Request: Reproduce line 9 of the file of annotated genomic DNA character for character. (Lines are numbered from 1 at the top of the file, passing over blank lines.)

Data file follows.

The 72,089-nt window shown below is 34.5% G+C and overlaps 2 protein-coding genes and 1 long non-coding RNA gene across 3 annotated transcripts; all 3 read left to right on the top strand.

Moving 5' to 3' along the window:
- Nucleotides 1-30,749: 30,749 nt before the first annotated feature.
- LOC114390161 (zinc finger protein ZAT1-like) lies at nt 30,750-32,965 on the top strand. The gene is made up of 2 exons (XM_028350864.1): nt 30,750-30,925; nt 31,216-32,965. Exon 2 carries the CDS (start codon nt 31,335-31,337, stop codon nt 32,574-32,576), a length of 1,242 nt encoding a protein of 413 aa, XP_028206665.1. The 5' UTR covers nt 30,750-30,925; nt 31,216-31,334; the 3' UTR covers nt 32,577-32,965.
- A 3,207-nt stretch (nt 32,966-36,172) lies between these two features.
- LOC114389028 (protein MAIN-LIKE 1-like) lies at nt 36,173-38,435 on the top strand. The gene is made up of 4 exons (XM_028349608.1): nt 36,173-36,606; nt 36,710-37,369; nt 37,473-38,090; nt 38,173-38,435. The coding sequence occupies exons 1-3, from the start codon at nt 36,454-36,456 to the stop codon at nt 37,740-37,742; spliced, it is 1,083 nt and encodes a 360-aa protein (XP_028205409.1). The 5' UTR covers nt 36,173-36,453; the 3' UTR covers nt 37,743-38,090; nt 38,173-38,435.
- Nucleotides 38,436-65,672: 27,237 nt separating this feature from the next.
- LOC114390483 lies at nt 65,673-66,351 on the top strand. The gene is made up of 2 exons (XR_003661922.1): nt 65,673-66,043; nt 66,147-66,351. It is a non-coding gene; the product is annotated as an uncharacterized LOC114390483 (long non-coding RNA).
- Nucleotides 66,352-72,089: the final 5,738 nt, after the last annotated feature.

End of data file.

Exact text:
- Nucleotides 66,352-72,089: the final 5,738 nt, after the last annotated feature.